• Consider becoming an accredited WasteSorted School 
  • Swap to pencils and refillable stationery, e.g. whiteboard markers or pencil highlighters 
  • Go paper-free in the classroom by projecting worksheets on the board 
  • Reuse paper by printing smaller (2 in 1), print back-to-back or make notepads from scrap paper 
  • Collect soft plastics from lunch boxes, send to REDCycle and educate students on how soft plastics are turned into new products, like classroom furniture 
  • Introduce a paper recycling bin to the classroom, then set up a bin-sorting station and teach students how to use it.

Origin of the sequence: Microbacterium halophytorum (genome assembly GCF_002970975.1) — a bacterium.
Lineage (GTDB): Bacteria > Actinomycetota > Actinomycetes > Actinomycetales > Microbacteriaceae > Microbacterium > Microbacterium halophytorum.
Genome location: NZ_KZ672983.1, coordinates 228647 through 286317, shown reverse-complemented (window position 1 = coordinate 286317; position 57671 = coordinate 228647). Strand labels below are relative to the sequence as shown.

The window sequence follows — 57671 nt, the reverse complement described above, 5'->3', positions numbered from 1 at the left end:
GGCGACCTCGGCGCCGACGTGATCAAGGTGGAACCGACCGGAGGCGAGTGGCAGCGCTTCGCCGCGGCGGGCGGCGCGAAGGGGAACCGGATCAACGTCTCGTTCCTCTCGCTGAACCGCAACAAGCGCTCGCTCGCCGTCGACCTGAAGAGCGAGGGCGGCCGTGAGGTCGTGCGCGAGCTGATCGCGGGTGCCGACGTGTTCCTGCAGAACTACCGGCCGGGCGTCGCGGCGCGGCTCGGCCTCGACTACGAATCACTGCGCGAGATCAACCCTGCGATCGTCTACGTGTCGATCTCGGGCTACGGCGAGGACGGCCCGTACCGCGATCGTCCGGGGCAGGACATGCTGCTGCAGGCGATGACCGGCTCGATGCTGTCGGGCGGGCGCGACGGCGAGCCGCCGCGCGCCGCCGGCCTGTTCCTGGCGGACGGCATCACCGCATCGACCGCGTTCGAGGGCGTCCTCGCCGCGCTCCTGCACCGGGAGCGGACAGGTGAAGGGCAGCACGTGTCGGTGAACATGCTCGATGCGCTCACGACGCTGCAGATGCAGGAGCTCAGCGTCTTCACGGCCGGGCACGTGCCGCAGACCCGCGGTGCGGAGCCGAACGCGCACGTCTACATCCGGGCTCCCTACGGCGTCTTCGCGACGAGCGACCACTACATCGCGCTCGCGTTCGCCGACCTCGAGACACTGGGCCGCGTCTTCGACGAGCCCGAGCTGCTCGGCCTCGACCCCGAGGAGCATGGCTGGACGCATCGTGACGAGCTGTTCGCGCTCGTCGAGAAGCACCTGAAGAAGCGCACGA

• Stick a bin sign on every bin to help with waste sorting. Try these free bin signs from WasteSorted Schools. 

Managing litter is different from managing waste in school. 

Litter includes all kinds of discarded rubbish in the environment as a result of inappropriate disposal. Managing litter involves clean-ups and encouraging alternative behaviours. Read more about it in the Litter Strategy.  

You can find out more about programs and resources for managing litter in schools and beyond at: 

School Yard

The key to reducing school waste to landfill is to have a plan.

  • Do a waste audit first to work out how much and what type of waste they are generating. Contact WasteSorted Schools to access a free waste audit incursion per year.  
  • Make sure they have the right bins to put the waste into. There is no point collecting paper waste if you don’t have a paper recycling skip bin.
  • Stick a bin sign on every bin to help with waste sorting. Try the free school bin signs from WasteSorted Schools